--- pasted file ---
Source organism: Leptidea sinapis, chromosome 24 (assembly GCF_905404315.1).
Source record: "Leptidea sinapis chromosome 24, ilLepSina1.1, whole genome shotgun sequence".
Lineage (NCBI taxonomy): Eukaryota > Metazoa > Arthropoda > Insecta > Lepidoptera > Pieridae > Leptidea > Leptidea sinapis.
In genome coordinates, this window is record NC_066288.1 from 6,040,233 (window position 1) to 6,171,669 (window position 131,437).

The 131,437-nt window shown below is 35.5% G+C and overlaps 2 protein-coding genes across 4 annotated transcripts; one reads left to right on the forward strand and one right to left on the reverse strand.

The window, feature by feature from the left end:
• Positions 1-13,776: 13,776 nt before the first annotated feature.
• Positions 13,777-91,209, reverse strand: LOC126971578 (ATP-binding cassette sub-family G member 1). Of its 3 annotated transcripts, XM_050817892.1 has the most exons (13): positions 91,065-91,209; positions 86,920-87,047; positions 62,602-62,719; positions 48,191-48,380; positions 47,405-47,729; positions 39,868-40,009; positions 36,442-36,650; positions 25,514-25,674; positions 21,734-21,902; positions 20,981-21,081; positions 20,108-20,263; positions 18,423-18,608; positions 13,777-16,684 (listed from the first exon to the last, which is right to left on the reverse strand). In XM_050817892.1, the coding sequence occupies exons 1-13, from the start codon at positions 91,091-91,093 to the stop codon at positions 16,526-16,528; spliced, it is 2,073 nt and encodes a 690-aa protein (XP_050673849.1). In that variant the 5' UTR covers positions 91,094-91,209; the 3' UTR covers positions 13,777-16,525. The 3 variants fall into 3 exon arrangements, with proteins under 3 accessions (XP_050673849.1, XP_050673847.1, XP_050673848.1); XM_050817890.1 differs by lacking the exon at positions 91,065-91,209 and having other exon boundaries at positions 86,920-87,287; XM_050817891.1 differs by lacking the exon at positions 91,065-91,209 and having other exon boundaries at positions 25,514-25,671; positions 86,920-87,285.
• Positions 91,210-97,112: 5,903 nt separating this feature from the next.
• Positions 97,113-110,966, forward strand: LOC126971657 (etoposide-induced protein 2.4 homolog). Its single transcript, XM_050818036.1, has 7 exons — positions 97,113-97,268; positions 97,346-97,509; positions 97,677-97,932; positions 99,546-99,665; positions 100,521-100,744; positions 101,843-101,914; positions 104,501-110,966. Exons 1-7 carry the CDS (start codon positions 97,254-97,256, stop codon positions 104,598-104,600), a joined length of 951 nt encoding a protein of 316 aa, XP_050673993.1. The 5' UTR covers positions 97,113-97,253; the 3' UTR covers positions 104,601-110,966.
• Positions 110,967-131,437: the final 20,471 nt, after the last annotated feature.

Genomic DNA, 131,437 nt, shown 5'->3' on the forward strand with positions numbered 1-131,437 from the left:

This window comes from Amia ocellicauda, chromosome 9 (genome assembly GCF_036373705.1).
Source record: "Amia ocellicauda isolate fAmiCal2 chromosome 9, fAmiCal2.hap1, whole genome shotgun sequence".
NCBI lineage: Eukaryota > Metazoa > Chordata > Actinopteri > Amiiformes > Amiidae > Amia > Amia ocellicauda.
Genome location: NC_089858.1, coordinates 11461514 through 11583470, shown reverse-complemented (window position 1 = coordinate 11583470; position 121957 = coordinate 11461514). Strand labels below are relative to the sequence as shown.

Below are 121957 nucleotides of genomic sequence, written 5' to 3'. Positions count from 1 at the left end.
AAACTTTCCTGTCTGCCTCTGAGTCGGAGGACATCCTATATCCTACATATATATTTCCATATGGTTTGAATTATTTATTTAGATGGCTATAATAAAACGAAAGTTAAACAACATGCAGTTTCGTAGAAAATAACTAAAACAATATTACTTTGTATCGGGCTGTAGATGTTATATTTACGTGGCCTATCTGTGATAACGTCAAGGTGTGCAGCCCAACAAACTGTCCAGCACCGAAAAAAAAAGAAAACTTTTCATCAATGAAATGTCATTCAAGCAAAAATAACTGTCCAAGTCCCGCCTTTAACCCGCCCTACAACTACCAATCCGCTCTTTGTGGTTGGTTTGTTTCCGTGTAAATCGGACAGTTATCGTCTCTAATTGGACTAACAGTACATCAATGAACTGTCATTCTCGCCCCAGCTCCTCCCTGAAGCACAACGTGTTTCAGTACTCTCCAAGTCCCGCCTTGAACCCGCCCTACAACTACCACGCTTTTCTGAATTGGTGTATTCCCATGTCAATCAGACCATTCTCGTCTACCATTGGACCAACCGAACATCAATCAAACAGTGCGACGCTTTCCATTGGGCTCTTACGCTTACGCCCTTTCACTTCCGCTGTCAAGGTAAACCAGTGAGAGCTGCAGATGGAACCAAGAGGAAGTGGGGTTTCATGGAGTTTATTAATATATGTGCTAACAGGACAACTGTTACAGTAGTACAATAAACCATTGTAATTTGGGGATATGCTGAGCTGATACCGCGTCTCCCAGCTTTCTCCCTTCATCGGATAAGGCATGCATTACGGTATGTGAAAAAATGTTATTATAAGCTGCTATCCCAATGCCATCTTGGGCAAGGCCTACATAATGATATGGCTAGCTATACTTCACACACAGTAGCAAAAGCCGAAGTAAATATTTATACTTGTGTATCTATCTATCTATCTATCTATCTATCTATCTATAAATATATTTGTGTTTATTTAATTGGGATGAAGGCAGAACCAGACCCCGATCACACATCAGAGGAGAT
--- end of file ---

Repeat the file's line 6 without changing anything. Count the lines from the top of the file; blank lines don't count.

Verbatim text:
The window, feature by feature from the left end: